"Mona Lisa"/Isabella of Aragon: "Yes! The German-born Australian historian Maike Vogt-Lüerssen and her supporters are the only hope left for Leonardo and me that in 2019 – the 500th anniversary of Leonardo's death – the truth about us will finally be told. Those silly assumptions about us have to stop once and for all. And by the way: "ridiculous claim"? Did you read the books or articles of the author?"
Matthew Smith: "No."
"Mona Lisa"/Isabella of Aragon: "It is very interesting that you express yourself in such a way when you haven't read any of her works."
Matthew Smith: "When did you marry Leonardo da Vinci?"
Fig. 3: Isabella of Aragon as Pomona, 1497
"Mona Lisa"/Isabella of Aragon: "On 28 June 1497."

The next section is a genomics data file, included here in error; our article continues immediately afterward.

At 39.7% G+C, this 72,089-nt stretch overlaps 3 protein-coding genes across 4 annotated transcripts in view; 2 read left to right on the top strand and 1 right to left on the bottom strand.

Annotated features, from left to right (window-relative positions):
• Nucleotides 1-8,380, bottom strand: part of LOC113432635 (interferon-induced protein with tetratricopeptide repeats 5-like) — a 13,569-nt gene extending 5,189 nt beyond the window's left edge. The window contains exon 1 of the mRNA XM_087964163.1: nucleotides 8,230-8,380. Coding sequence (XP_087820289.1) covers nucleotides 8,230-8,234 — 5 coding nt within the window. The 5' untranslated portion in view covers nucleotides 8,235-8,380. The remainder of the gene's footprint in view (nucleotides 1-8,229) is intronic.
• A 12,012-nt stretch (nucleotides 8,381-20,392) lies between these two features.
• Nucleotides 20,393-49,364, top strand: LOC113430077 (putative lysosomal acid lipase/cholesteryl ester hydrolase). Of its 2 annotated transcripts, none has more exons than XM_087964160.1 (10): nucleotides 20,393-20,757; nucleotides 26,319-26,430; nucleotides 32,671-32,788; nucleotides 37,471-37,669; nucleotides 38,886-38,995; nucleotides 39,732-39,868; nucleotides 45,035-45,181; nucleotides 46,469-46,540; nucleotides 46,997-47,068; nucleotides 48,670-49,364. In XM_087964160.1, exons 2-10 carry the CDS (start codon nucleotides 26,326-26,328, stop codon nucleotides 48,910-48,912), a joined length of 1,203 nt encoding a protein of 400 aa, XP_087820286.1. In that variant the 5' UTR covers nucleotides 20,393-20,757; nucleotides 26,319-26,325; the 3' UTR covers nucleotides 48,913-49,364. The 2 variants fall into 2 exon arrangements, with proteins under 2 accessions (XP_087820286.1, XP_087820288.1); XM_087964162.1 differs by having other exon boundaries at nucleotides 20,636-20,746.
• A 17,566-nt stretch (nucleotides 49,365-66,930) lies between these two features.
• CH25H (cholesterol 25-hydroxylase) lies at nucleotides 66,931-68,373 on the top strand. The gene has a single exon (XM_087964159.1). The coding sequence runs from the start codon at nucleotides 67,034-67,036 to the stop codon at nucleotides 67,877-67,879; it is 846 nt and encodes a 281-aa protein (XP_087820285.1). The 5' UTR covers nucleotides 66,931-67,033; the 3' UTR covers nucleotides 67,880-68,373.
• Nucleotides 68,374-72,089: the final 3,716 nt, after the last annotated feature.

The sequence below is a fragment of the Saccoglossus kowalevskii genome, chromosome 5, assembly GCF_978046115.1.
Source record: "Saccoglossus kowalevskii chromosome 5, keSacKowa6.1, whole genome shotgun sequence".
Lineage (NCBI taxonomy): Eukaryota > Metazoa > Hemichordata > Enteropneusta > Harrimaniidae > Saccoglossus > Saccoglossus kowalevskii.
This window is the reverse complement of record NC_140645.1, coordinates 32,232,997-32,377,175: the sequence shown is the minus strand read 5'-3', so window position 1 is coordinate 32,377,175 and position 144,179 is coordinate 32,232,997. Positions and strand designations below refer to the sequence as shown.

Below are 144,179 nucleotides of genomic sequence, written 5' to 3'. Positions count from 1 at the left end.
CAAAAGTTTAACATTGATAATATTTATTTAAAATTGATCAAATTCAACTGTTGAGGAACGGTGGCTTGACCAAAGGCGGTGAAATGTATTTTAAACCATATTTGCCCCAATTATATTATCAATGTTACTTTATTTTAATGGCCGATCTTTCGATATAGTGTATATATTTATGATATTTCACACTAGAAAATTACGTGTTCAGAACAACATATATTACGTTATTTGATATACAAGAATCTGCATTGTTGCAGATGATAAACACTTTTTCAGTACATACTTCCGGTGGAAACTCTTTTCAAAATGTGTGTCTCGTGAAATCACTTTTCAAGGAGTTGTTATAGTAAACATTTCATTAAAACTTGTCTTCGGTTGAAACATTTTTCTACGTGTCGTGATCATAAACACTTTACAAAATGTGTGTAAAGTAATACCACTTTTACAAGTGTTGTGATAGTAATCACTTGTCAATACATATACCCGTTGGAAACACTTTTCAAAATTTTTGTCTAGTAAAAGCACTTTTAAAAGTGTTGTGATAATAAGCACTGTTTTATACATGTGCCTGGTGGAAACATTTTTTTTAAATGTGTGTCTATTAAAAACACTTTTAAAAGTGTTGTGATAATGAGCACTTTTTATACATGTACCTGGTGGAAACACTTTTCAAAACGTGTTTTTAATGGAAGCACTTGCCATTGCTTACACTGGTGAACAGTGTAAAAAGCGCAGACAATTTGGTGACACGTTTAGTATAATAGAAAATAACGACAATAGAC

Matthew Smith: "Why didn't our experts find anything in the Milanese archives about this?"
"Mona Lisa"/Isabella of Aragon: "It was a clandestine marriage. Clearly a lot has changed in the last five hundred years! Nowadays a high noble man or woman is allowed to marry beneath his and her status. Think only of that handsome Prince William in England! It was forbidden in my time, but we did not always obey this rule. Many men and women of the high nobility did the same as me and married a person below their status."
Matthew Smith: "Was this a real marriage?"
"Mona Lisa"/Isabella of Aragon: "Yes. We married in front of a priest and many witnesses, and we had a marriage contract."
Matthew Smith: "But this marriage contract could not be found in the Milanese archives."